2006-06-04 10:57:50.000 – Walter Sessions, Summit Intern
Before the Rain
Occasionally you’ll hear “fair-weather” used as a negative description. People can be fair-weather friends or fans, being supportive only when things are going well. Luckily, I can’t be described as either because my only friend up here is a fox I’ve renamed The Bee-Gees and the only thing I know about sports is that they interrupt the Simpsons.
What I can be called is a fair-weather hiker. This weekend was WET, and I stayed indoors. Rain started on Friday and didn’t let up at all throughout Saturday. When the first completely soaked people arrived at the summit, I asked how the hike was only to have them respond, “We drove.”
As the day went on, hikers did trickle in shivering and wet. Many of them were disappointed to find the Cog and Auto Road closed early due to weather. All of this is a reminder to check conditions at the summit before you start the journey and check with the Auto Road and Cog Railway if you may be relying upon them. Weather conditions change quite rapidly up the mountain.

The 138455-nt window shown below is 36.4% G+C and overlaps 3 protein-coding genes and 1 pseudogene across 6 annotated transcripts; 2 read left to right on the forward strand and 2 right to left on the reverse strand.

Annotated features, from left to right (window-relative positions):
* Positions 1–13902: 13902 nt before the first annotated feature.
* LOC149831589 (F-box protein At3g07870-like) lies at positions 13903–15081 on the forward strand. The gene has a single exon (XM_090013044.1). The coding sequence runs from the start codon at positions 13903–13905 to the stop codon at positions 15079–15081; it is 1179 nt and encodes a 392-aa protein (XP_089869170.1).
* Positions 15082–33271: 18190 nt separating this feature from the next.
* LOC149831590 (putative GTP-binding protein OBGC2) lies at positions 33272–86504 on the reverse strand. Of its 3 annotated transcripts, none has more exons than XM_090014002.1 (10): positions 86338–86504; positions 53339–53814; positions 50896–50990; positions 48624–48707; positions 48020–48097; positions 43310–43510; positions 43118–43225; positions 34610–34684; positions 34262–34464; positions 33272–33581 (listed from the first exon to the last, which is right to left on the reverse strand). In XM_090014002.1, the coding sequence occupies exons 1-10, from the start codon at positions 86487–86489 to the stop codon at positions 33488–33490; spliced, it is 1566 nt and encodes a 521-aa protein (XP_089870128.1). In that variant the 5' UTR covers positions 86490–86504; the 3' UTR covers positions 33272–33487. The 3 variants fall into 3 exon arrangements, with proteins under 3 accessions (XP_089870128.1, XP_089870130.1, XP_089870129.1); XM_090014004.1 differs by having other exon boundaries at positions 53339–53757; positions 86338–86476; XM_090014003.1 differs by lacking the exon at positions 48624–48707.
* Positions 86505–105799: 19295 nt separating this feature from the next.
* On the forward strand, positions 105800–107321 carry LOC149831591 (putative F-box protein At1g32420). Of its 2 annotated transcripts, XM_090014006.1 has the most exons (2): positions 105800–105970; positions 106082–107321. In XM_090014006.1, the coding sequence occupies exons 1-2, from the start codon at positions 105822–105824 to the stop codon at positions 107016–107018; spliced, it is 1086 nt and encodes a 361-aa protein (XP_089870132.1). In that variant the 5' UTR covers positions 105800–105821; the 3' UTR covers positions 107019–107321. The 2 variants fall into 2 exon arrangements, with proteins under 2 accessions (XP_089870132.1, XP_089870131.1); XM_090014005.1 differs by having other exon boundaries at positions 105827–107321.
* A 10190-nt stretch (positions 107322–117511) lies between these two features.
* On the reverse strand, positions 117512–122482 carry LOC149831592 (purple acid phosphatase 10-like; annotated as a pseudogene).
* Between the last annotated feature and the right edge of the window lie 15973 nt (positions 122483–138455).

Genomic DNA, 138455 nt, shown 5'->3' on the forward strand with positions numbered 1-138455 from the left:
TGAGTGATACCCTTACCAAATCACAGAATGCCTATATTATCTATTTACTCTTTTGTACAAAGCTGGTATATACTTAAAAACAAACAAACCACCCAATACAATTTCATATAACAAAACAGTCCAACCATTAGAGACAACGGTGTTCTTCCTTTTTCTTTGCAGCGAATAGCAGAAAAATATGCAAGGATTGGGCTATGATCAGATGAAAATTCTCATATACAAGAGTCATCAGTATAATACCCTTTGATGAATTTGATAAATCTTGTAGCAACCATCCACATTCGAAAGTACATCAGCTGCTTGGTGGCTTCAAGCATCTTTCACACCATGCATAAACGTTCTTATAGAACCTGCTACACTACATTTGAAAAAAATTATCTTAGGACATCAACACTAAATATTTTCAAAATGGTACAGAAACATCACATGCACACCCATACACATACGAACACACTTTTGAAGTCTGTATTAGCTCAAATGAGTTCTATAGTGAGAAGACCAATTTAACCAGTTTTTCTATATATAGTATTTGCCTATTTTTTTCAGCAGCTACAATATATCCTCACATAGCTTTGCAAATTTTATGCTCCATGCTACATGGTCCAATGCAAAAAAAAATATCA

As Jim predicted, temperatures failed to drop below freezing last night but came close at 34 degrees. With any luck, the sky should begin clearing today and the winds will shift to a direction that doesn’t slam the door near my bedroom, bringing out my fear of ghosts. There, I admit it.
Also, my dear fox who I just now renamed Lolzorz, didn’t seem the slightest bit afraid of me. He acted like a Central Park squirrel, so I’d like to remind everyone to NOT FEED THE ANIMALS. A fox might not seem as threatening as say, an alligator, but they are still unpredictable animals that may look to our summit cats for food after you’ve gone.
As the old saying goes, “Give a fox a fish, feed him for a day. Teach a fox to fish, and you’ve got a carnival act.” You know, if he had a pole.
Walter Sessions, Summit Intern